COVID-19 pandemic roundup

  • Gov. Andrew Cuomo has shown himself quite the deregulator during New York’s coronavirus emergency. If only so many of his steps were not accompanied by that word “temporary” [Alex Tabarrok]
  • Where government has failed, Silicon Valley biotech to the rescue [Andrew Leonard, Wired]
  • Lawn care, small motorboats, the paint aisle: What sets Michigan apart is how far its governor has gone in imposing arbitrary restrictions that have little if any plausible link to curbing virus transmission. [Shikha Dalmia]
  • Euro consumer data privacy follies: “Supermarkets in the EU wanted to deliver groceries to 1.5 million people self-isolating from coronavirus. But they couldn’t get the list of names & addresses necessary to do so because it would violate GDPR.” [Telegraph (U.K.) via Alec Stapp]
  • Constitution doesn’t permit racial preferences in the distribution of pandemic relief funding, especially as it isn’t a remediation of earlier discrimination [Hans Bader on Arlington, Va. small business grant program]
  • Would courts strike down quarantine measures in recognition of a right of family unity? [Josh Blackman]


  • One reason, I am sure, that Whitmer imposed some of these crazy restrictions (golf, really–people can’t go out with their families and golf?) is that she didn’t want to deal with the politics of lower-class people complaining that rich people could go to their summer homes, play golf etc. This means, of course, that political considerations came into play with her order. Certainly, a family playing golf has far less risk of COVID-19 spread than say going to get an abortion.

    This, in my view, invalidates the ENTIRE order because the power to restrict the freedom of Americans can only be justified by health reasons alone. (And even then, I don’t think Jacobson goes this far.) But even if it didn’t invalidate the entire order, Whitmer has still violated the constitutional rights of Michiganders. The order’s allowance of abortion,but not so-called elective procedures, is irrational. The right to seek medical care is a constitutional right and denying people medical care for a prolonged period of time is plainly unconstitutional–exempting abortion from that just points up the wrongfulness.

    Whitmer’s order plainly goes far beyond any rational response to the health crisis. Of course, people will say, “Gee, why do you want to golf while people are suffering? And society has more important business than your ‘elective procedure.'” Such a response, in a rights based society, is deeply offensive. Rights are just that, rights. And they cannot be arbitrarily taken away.

  • SPO, can you cite me a court decision that “the right to seek medical care is a constitutional right”?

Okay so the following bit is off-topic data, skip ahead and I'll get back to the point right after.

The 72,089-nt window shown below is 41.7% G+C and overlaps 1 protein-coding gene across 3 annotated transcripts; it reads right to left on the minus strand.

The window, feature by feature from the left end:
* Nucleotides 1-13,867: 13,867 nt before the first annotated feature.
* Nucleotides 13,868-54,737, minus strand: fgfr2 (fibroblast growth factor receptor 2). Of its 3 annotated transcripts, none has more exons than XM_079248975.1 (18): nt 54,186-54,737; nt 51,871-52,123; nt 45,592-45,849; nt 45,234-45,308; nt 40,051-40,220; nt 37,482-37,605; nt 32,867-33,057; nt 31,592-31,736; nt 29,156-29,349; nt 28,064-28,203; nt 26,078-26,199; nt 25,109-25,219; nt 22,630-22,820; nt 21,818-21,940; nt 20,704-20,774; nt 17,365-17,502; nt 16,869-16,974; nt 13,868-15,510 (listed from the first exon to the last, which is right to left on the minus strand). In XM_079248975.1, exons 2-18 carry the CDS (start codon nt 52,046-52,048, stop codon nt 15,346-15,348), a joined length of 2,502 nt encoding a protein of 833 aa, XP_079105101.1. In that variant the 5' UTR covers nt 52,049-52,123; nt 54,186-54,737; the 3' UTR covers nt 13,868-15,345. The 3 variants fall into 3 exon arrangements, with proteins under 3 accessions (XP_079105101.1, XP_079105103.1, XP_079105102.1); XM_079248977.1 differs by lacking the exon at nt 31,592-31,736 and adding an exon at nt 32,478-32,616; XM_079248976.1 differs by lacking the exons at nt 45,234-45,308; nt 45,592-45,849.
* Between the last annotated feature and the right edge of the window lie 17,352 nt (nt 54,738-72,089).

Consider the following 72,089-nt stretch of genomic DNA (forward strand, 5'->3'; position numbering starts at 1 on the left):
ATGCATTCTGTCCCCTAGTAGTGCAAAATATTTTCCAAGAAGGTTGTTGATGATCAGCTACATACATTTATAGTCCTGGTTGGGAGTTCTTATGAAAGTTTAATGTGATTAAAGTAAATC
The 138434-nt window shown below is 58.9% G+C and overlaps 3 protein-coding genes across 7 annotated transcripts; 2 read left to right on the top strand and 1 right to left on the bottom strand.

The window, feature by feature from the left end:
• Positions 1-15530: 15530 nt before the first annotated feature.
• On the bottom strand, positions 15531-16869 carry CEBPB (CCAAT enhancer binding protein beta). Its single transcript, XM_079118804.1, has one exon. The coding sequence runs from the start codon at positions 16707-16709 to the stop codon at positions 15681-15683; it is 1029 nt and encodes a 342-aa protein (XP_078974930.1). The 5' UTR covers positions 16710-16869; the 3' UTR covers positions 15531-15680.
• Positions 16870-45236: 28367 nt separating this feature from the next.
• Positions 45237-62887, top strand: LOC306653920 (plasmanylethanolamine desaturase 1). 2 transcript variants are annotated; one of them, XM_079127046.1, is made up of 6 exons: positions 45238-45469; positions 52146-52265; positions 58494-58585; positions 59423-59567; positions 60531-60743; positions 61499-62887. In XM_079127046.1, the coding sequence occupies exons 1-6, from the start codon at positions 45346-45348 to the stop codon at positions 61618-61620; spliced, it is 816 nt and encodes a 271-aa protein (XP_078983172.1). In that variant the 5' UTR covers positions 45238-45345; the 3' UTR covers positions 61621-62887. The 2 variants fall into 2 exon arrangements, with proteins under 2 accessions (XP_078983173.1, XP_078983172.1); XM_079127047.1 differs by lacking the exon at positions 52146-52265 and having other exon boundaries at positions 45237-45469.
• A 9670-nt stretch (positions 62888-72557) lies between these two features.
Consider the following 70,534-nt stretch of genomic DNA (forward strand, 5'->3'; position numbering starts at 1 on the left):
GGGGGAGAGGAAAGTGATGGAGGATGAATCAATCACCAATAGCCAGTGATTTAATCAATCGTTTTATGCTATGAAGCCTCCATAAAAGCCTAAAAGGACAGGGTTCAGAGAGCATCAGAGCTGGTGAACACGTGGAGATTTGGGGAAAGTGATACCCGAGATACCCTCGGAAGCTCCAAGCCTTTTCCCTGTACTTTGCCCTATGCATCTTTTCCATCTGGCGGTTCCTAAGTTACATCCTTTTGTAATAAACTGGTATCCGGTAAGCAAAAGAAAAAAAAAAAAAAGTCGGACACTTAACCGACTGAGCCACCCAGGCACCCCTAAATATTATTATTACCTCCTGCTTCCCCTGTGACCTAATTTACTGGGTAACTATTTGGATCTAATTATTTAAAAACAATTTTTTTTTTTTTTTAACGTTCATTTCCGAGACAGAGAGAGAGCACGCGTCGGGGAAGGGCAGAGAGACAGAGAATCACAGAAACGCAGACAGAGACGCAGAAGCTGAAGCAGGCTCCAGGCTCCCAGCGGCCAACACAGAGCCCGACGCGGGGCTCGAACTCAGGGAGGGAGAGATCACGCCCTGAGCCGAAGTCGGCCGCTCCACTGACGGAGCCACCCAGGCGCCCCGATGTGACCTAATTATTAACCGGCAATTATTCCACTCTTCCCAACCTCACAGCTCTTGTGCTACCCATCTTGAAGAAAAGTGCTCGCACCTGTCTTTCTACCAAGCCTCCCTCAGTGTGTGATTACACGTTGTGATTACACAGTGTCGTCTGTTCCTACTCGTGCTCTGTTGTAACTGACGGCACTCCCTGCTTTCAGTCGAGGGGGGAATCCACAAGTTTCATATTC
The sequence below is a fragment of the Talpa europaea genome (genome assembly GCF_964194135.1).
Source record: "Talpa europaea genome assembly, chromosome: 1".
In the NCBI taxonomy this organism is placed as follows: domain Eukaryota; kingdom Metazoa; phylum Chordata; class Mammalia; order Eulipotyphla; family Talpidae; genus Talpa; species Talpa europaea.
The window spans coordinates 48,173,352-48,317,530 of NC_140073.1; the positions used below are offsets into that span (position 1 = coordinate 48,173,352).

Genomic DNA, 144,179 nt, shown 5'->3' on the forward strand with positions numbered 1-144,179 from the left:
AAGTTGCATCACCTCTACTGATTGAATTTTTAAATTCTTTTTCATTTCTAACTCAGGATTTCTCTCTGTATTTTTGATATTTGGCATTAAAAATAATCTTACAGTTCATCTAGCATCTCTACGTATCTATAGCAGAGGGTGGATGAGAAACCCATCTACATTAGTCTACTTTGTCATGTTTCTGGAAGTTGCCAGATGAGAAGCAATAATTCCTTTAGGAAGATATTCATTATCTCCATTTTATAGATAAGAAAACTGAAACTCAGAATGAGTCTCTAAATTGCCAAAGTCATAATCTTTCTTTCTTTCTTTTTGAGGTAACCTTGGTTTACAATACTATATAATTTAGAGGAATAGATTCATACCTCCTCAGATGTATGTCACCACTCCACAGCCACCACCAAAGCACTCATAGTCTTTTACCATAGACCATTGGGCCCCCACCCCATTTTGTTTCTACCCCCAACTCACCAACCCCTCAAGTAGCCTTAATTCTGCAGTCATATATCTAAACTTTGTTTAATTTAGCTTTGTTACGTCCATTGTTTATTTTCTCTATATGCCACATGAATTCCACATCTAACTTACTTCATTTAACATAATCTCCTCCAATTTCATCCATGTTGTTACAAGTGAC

• Well, prisoners have it, and the abortion rights decisions emphasize that abortion is medical care.

      And seriously, could a state ban, for example, cataract surgery?

      • Actually, I think a state could ban cataract surgery under the US constitution, given the way the law is interpreted today. All they would need is a “rational basis”. The US government could probably due it, citing the commerce clause as the authority. It is an interesting question.

        Note, the reason states cannot ban abortion relates to some sort of penumbra of privacy rights in the US constitution. Those rights do not necessarily translate to cataract surgery.

        • You’d run into serious issues . . . . the 8th Amendment requires that prisoners be given the surgery–so prisoners have a right to paid-for treatment that ordinary people cannot get?

          If the surgery were, of course, far more risky than say a pill (if one is ever developed), then maybe.

          But no, states cannot ban ordinary medical procedures. . . .

    • Further to my last—the challenge, and I assume that the question is posed as such, seems to me to be part of the unfortunate view (at least in my opinion) that unless a court says X, the question is really open. At the end of the day, do we need to rely on courts to tell us that governors (putting aside the current crisis) or legislatures cannot prohibit medical care? I think we’ve gone too far down that route. And the corollary to your challenge is that we live in a society that allows government to do X until a court says no. By that rationale, the sheriff in Wisconsin is in the clear for ordering the girl to take down her post about being a COVID-19 sufferer because, you know, no court has ever said that in a pandemic, speech that might spark fear can be banned.

      Whitmer also, early on, forbade the use of HCQ in the treatment of COVID-19. Whatever one thinks of that treatment–clearly some doctors think that it’s a good idea to prescribe it–and she had no business banning it.